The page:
Snapchat creator Snap today released a new version of its Spectacles glasses.
The second-generation Spectacles add several new features and enhancements to the company’s first wearable camera.
To start, they’re more compact than their predecessor, featuring a temple frame that is approximately a third of the size of the one found on the original Spectacles. Similarly, the included charging case is 20 percent smaller.
The new Spectacles are also IPx7 water-resistant, allowing users to capture underwater images and video at a depth of 1 metre for about 30 minutes at a time.
Snap has also added a second microphone, which the company says should help increase overall audio capture quality, particularly when it comes to capturing dialogue.
Additionally, the company has improved the device’s capture capabilities. In addition to only capturing video in high definition now, the new Spectacles can also shot photos. To capture a photo, users hold the top button for a second. Moreover, Wi-Fi transfer speeds are four times faster, according to the company.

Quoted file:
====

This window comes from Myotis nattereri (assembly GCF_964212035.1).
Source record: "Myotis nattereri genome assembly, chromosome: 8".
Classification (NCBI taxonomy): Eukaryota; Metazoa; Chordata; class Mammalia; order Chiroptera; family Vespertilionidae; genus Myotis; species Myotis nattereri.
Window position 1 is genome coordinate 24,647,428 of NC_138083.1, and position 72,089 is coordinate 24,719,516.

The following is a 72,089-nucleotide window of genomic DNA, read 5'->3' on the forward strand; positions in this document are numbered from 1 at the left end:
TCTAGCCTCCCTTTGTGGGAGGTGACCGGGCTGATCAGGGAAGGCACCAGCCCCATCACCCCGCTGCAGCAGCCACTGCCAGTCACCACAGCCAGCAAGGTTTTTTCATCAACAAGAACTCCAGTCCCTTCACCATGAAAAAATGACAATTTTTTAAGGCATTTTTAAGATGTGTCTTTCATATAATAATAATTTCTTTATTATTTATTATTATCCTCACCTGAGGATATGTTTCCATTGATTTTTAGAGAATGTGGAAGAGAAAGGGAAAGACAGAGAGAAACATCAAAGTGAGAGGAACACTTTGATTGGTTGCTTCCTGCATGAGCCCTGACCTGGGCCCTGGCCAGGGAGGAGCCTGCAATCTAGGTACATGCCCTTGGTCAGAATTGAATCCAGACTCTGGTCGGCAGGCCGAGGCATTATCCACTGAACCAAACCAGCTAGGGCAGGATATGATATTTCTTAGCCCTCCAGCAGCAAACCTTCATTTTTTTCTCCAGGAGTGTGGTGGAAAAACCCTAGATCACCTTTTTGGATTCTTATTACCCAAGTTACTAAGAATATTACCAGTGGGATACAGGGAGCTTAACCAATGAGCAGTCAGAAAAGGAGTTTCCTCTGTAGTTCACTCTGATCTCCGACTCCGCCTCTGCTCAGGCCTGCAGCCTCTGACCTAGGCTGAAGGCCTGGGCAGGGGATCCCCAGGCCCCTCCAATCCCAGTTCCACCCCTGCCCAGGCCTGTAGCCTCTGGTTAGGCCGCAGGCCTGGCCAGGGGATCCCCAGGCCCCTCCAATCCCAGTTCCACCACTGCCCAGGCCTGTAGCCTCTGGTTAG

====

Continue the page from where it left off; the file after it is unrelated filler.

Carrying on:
Lastly, the new Spectacles are available in three new colours — onyx, ruby and sapphire. With each colour option, consumers can pick between two different lens colours.
The second-generation Spectacles are available to purchase in Canada starting today via company’s website. All those new features come at a higher cost, with the second-generation Spectacles priced at $199.99 CAD, $30 more than the original Spectacles.
Following the $40 USD million write down the company took on the original Spectacles, Snap says it learned some valuable business-related lessons. This time around, the company plans to only sell its new hardware only via its online store.
A spokesperson for the company said Snapbots, the Minions-like vending machines the company used to sell the original Spectacles, helped build hype for its first hardware product but ultimately made it difficult for Snap to accurately judge demand. The company also says it’s committed to making its own hardware because that will allow it to play a leadership role in the future of camera technology.